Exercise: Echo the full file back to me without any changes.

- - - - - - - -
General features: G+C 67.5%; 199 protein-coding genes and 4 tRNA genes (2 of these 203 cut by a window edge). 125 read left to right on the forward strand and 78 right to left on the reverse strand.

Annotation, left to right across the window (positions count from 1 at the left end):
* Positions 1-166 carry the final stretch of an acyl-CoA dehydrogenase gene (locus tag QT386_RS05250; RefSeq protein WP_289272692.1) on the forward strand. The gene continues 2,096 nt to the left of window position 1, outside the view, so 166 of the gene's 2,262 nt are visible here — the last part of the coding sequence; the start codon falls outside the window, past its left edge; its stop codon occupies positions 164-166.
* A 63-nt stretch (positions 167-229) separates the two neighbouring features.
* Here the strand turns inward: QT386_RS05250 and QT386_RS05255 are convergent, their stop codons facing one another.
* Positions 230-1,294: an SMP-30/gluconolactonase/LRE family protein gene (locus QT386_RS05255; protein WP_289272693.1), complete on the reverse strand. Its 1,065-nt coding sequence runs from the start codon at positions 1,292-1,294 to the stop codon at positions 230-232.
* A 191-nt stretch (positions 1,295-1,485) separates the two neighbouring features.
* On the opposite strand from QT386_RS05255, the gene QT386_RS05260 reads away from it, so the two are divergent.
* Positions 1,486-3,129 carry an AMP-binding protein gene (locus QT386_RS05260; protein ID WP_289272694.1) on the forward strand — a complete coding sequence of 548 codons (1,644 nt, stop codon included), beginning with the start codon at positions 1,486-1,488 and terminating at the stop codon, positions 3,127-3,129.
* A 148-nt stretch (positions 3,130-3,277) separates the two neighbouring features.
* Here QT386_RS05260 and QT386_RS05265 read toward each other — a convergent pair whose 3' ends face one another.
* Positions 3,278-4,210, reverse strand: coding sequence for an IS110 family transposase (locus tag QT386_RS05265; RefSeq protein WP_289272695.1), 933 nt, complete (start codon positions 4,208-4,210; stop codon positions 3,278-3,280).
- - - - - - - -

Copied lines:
General features: G+C 67.5%; 199 protein-coding genes and 4 tRNA genes (2 of these 203 cut by a window edge). 125 read left to right on the forward strand and 78 right to left on the reverse strand.

Annotation, left to right across the window (positions count from 1 at the left end):
* Positions 1-166 carry the final stretch of an acyl-CoA dehydrogenase gene (locus tag QT386_RS05250; RefSeq protein WP_289272692.1) on the forward strand. The gene continues 2,096 nt to the left of window position 1, outside the view, so 166 of the gene's 2,262 nt are visible here — the last part of the coding sequence; the start codon falls outside the window, past its left edge; its stop codon occupies positions 164-166.
* A 63-nt stretch (positions 167-229) separates the two neighbouring features.
* Here the strand turns inward: QT386_RS05250 and QT386_RS05255 are convergent, their stop codons facing one another.
* Positions 230-1,294: an SMP-30/gluconolactonase/LRE family protein gene (locus QT386_RS05255; protein WP_289272693.1), complete on the reverse strand. Its 1,065-nt coding sequence runs from the start codon at positions 1,292-1,294 to the stop codon at positions 230-232.
* A 191-nt stretch (positions 1,295-1,485) separates the two neighbouring features.
* On the opposite strand from QT386_RS05255, the gene QT386_RS05260 reads away from it, so the two are divergent.
* Positions 1,486-3,129 carry an AMP-binding protein gene (locus QT386_RS05260; protein ID WP_289272694.1) on the forward strand — a complete coding sequence of 548 codons (1,644 nt, stop codon included), beginning with the start codon at positions 1,486-1,488 and terminating at the stop codon, positions 3,127-3,129.
* A 148-nt stretch (positions 3,130-3,277) separates the two neighbouring features.
* Here QT386_RS05260 and QT386_RS05265 read toward each other — a convergent pair whose 3' ends face one another.
* Positions 3,278-4,210, reverse strand: coding sequence for an IS110 family transposase (locus tag QT386_RS05265; RefSeq protein WP_289272695.1), 933 nt, complete (start codon positions 4,208-4,210; stop codon positions 3,278-3,280).